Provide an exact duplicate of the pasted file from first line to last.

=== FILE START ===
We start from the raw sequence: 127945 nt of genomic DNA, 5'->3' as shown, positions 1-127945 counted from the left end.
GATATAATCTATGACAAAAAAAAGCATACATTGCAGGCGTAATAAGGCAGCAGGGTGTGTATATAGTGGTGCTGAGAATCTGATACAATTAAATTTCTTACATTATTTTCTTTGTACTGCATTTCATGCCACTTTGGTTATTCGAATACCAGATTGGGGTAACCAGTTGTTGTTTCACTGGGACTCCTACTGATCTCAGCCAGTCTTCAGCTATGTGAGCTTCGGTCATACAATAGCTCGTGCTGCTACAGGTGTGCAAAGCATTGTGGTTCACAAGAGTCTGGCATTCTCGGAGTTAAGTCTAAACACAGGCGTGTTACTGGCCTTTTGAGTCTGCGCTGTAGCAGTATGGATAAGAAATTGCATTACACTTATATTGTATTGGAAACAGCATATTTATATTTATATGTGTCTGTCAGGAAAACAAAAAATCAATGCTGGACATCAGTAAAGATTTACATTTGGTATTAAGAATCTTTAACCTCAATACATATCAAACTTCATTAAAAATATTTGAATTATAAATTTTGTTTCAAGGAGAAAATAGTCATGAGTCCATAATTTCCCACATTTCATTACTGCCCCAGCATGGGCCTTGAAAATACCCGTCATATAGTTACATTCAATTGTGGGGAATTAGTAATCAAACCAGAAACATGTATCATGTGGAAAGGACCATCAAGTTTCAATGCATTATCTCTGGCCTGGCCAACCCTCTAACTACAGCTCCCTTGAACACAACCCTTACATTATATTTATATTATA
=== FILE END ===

We start from the raw sequence: 127945 nt of genomic DNA, 5'->3' as shown, positions 1-127945 counted from the left end.
GATATAATCTATGACAAAAAAAAGCATACATTGCAGGCGTAATAAGGCAGCAGGGTGTGTATATAGTGGTGCTGAGAATCTGATACAATTAAATTTCTTACATTATTTTCTTTGTACTGCATTTCATGCCACTTTGGTTATTCGAATACCAGATTGGGGTAACCAGTTGTTGTTTCACTGGGACTCCTACTGATCTCAGCCAGTCTTCAGCTATGTGAGCTTCGGTCATACAATAGCTCGTGCTGCTACAGGTGTGCAAAGCATTGTGGTTCACAAGAGTCTGGCATTCTCGGAGTTAAGTCTAAACACAGGCGTGTTACTGGCCTTTTGAGTCTGCGCTGTAGCAGTATGGATAAGAAATTGCATTACACTTATATTGTATTGGAAACAGCATATTTATATTTATATGTGTCTGTCAGGAAAACAAAAAATCAATGCTGGACATCAGTAAAGATTTACATTTGGTATTAAGAATCTTTAACCTCAATACATATCAAACTTCATTAAAAATATTTGAATTATAAATTTTGTTTCAAGGAGAAAATAGTCATGAGTCCATAATTTCCCACATTTCATTACTGCCCCAGCATGGGCCTTGAAAATACCCGTCATATAGTTACATTCAATTGTGGGGAATTAGTAATCAAACCAGAAACATGTATCATGTGGAAAGGACCATCAAGTTTCAATGCATTATCTCTGGCCTGGCCAACCCTCTAACTACAGCTCCCTTGAACACAACCCTTACATTATATTTATATTATA